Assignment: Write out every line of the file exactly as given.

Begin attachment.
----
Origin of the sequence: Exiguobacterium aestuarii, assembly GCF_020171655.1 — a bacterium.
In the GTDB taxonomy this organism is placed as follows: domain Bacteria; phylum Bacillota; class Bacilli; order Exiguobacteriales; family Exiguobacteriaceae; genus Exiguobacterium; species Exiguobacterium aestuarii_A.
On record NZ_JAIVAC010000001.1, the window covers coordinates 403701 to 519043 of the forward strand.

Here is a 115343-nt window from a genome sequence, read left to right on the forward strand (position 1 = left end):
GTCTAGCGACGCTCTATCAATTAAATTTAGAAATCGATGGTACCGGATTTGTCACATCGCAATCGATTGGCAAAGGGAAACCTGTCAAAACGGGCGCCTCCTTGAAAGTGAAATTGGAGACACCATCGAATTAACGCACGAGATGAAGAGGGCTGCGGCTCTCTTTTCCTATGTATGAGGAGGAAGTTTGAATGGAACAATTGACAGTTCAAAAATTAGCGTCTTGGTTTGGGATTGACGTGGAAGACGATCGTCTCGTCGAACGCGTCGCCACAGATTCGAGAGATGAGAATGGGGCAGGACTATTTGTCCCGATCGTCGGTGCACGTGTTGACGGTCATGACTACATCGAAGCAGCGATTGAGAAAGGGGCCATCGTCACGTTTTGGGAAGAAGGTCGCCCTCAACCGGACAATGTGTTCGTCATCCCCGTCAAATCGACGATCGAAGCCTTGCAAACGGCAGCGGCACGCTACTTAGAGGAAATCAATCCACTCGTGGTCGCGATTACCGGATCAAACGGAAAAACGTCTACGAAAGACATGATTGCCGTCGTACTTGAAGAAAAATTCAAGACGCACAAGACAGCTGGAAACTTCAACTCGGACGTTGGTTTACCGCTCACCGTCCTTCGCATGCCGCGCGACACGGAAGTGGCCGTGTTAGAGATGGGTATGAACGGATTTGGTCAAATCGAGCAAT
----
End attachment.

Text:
Origin of the sequence: Exiguobacterium aestuarii, assembly GCF_020171655.1 — a bacterium.
In the GTDB taxonomy this organism is placed as follows: domain Bacteria; phylum Bacillota; class Bacilli; order Exiguobacteriales; family Exiguobacteriaceae; genus Exiguobacterium; species Exiguobacterium aestuarii_A.
On record NZ_JAIVAC010000001.1, the window covers coordinates 403701 to 519043 of the forward strand.

Here is a 115343-nt window from a genome sequence, read left to right on the forward strand (position 1 = left end):
GTCTAGCGACGCTCTATCAATTAAATTTAGAAATCGATGGTACCGGATTTGTCACATCGCAATCGATTGGCAAAGGGAAACCTGTCAAAACGGGCGCCTCCTTGAAAGTGAAATTGGAGACACCATCGAATTAACGCACGAGATGAAGAGGGCTGCGGCTCTCTTTTCCTATGTATGAGGAGGAAGTTTGAATGGAACAATTGACAGTTCAAAAATTAGCGTCTTGGTTTGGGATTGACGTGGAAGACGATCGTCTCGTCGAACGCGTCGCCACAGATTCGAGAGATGAGAATGGGGCAGGACTATTTGTCCCGATCGTCGGTGCACGTGTTGACGGTCATGACTACATCGAAGCAGCGATTGAGAAAGGGGCCATCGTCACGTTTTGGGAAGAAGGTCGCCCTCAACCGGACAATGTGTTCGTCATCCCCGTCAAATCGACGATCGAAGCCTTGCAAACGGCAGCGGCACGCTACTTAGAGGAAATCAATCCACTCGTGGTCGCGATTACCGGATCAAACGGAAAAACGTCTACGAAAGACATGATTGCCGTCGTACTTGAAGAAAAATTCAAGACGCACAAGACAGCTGGAAACTTCAACTCGGACGTTGGTTTACCGCTCACCGTCCTTCGCATGCCGCGCGACACGGAAGTGGCCGTGTTAGAGATGGGTATGAACGGATTTGGTCAAATCGAGCAAT